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Ensuring Equity in the Transportation Transition: Part 2

Raquel Soat
Jan 09, 2020

EVs 3

Part 1 of this blog series discussed equity issues facing the transportation electrification transition in the light duty vehicle segment and charging infrastructure installations. Ignoring equity when implementing transportation pilots or programs perpetuates inequalities. It is crucial that stakeholders working on transportation electrification efforts determine a plan of action for equity that is feasible to implement and avoids empty promises.

Creating an Affordable EV Market

Affordability is one of the biggest barriers to adoption for consumers—particularly consumers in low income and minority communities. Providing purchase incentives on a federal, state, and local level has helped move the EV market forward. However, those taking advantage of the incentives are primarily in higher income brackets and the incentives are used to purchase vehicles in the luxury segment. In December 2019, California implemented one of the first income-capped EV rebate programs by only allowing residents who make $150,000 or less to take advantage of the EV purchase rebate. Any vehicle with an MSRP of over $60,000 no longer qualifies for the rebate. These stipulations ensure the incentives are used primarily by those who need the purchase incentive to be able to afford an EV. 

The used car market makes purchasing a vehicle affordable for many people. To date, the EV market lacks a robust used car market due to the relatively low number of EVs on the road comparted to internal combustion engine vehicles. While this market is not likely to be robust enough in the next few years to accommodate those in lower income brackets considering the purchase of an EV, used EVs are expected to see an uptick by the mid-2020s. The expansion of this market will make EVs more affordable and accessible to those in low income and minority communities.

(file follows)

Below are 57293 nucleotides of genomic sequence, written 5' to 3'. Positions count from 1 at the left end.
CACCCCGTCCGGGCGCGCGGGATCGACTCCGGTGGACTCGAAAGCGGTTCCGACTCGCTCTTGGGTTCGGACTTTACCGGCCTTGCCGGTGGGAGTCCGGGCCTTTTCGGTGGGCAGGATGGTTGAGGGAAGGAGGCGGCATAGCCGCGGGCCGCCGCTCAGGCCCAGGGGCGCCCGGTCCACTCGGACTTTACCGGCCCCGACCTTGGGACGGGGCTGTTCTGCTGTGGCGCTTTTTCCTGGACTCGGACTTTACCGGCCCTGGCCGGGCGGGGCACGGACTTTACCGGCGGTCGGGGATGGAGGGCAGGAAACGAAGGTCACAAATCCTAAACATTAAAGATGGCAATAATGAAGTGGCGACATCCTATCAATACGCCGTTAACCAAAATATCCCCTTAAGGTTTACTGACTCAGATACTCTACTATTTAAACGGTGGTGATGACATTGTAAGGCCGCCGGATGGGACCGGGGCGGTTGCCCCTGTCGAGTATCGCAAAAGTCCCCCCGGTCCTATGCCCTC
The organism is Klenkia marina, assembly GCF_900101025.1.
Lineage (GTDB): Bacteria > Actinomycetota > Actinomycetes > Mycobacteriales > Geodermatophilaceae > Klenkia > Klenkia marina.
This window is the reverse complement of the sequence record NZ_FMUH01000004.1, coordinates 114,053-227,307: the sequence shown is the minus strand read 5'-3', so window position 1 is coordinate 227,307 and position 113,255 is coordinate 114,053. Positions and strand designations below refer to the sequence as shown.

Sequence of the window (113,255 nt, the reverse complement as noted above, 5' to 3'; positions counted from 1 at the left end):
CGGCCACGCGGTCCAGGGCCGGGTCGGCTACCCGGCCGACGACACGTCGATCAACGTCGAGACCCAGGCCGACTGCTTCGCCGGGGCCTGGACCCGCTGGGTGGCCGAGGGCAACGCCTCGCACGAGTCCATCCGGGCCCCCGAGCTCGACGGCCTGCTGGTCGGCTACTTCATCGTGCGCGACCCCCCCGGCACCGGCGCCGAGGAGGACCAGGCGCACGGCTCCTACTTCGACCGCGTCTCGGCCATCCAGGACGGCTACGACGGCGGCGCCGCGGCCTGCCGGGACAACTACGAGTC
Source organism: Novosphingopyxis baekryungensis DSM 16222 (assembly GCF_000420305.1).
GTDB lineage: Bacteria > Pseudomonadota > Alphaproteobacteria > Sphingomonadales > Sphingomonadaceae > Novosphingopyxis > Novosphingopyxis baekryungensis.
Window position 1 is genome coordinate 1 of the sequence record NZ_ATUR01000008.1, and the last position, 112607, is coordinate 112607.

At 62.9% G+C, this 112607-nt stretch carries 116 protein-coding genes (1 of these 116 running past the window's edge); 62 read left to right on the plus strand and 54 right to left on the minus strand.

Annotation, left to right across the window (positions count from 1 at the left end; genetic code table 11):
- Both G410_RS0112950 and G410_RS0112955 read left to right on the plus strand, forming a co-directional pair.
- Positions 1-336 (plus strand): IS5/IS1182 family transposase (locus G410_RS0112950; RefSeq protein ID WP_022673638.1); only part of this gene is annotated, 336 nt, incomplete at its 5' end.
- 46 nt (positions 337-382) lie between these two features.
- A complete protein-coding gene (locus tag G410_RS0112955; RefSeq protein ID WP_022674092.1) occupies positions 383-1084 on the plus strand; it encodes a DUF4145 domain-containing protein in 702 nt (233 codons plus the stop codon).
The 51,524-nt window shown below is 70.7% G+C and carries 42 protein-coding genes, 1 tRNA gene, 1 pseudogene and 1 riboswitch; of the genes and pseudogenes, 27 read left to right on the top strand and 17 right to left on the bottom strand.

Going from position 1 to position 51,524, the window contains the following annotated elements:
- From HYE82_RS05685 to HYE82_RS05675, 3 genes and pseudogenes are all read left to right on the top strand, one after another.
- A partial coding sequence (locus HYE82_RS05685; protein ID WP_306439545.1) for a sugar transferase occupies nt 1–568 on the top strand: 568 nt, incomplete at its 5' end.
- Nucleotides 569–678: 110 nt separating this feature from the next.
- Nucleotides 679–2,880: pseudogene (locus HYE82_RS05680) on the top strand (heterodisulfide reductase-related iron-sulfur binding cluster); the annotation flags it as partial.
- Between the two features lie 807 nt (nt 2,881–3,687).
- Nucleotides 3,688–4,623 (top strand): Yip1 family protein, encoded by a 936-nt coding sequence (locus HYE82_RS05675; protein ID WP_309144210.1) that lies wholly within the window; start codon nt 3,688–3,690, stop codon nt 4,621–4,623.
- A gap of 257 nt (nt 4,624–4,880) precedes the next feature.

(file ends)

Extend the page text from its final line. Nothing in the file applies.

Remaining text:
Creating Equitable Access to EV Charging Infrastructure

Most public charging infrastructure is in higher income areas where EV adoption is more prevalent. To move the market forward, investment in public charging infrastructure should include an equity lens. One way to ensure equitable access is to include equity requirements in any public infrastructure plan, such as requiring a certain percentage of chargers to be installed in low income areas. Pacific Gas and Electric’s EV Charge Network program launched in 2018 and required 15% of its planned 7,500 charging stations to be deployed in disadvantaged communities. Requiring a certain amount of charging infrastructure to be deployed in low income and minority communities increases access to EV charging and awareness of EV technologies.

Most consumers are expected to charge their vehicles at their residence, so ensuring home charging is accessible to disadvantaged communities is important as well. In low income communities, many people rent homes or a unit in a multi-unit dwelling, which provides additional challenges. Stakeholders such as municipal governments and utilities could offer purchase incentives for home chargers to make them more accessible. In terms of multi-unit dwelling charging incentive programs, San Diego Gas & Electric’s Power Your Drive program installed over 3,000 charging stations at multi-unit dwellings (such as apartments and condos) and workplaces, which increased accessibility of charging in areas with traditionally low amounts of charging infrastructure.

Keeping an Equity Lens

Maintaining an equity focus when implementing EV pilots and programs will allow for higher EV adoption rates and greater access to electrified transportation. Additionally, it allows those living in low income and minority communities to become more aware of EV technologies in a practical way. The transportation electrification transition will only be complete when stakeholders ensure equitable access to all components of the EV market.